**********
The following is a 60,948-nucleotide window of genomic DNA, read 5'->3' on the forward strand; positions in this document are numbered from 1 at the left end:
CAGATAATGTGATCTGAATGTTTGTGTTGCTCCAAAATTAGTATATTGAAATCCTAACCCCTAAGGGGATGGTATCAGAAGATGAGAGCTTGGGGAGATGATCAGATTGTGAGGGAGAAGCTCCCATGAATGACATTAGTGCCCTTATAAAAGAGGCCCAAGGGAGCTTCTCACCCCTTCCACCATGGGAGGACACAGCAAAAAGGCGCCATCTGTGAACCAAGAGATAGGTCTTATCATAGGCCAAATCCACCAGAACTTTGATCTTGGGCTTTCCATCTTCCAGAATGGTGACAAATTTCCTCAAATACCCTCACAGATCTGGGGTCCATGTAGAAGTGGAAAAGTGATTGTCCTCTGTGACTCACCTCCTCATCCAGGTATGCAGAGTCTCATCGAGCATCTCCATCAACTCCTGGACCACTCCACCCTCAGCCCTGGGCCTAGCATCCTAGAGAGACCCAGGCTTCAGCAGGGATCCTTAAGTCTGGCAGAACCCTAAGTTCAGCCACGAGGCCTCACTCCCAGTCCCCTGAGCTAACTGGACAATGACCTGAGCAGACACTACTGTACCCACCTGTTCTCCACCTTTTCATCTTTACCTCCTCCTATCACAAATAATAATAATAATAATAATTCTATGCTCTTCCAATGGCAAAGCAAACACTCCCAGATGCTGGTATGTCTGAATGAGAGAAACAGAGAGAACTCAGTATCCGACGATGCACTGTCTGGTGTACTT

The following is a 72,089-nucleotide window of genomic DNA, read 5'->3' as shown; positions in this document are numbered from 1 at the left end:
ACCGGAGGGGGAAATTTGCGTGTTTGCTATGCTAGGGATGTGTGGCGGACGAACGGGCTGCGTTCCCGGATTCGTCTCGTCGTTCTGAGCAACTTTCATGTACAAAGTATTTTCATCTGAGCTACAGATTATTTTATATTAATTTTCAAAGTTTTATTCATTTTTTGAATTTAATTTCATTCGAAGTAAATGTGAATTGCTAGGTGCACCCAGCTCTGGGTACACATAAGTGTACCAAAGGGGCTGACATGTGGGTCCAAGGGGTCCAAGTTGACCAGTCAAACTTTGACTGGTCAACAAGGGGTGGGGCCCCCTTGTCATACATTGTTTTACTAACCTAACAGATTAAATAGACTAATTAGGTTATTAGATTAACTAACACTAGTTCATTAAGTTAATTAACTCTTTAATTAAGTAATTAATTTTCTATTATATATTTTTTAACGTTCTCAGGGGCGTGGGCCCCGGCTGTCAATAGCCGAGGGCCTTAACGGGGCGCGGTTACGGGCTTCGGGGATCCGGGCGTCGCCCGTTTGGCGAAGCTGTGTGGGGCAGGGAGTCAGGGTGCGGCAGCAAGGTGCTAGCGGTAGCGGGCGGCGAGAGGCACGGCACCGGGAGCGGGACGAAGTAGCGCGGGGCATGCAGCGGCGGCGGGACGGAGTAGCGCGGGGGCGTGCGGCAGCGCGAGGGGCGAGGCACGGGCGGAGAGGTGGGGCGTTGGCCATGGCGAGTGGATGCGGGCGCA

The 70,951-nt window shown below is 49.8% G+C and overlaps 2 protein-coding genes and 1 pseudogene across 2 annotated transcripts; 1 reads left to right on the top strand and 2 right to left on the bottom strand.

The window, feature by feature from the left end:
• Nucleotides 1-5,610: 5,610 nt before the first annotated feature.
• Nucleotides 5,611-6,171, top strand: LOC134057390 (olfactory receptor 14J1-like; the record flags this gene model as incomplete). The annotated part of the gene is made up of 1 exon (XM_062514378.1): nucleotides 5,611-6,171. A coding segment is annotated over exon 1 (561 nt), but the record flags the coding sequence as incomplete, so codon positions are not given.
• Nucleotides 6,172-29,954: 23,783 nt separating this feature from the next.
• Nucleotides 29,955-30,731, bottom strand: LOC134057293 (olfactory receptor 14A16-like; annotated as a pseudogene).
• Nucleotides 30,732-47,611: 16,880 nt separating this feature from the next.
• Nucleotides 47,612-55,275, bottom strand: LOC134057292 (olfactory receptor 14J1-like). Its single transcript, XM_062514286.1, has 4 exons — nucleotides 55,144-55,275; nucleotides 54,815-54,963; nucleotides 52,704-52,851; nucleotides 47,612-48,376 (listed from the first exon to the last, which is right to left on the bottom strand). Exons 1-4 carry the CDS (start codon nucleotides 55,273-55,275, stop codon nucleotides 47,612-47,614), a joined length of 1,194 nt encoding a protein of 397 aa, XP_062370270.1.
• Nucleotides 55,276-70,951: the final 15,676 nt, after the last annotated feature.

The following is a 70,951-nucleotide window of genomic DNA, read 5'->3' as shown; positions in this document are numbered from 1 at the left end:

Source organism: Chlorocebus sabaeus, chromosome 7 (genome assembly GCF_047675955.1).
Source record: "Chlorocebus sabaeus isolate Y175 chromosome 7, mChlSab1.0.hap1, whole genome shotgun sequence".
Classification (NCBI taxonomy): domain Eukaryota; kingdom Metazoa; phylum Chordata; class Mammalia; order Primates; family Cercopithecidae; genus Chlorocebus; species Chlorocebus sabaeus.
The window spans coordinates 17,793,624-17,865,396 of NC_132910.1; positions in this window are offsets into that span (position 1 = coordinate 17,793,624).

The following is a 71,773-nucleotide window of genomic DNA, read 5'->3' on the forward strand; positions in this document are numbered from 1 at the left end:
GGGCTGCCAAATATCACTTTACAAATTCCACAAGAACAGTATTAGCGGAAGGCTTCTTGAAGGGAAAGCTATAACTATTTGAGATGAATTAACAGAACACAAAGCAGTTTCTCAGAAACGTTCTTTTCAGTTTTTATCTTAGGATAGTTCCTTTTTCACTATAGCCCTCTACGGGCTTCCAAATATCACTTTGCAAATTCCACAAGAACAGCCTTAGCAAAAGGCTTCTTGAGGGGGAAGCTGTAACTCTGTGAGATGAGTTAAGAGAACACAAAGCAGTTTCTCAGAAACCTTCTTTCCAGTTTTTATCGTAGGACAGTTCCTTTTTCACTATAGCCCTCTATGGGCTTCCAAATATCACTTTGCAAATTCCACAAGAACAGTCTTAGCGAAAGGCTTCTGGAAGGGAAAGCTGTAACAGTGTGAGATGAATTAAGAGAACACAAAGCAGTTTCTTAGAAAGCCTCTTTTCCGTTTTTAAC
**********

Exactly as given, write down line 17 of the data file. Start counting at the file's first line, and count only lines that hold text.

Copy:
Classification (NCBI taxonomy): domain Eukaryota; kingdom Metazoa; phylum Chordata; class Mammalia; order Primates; family Cercopithecidae; genus Chlorocebus; species Chlorocebus sabaeus.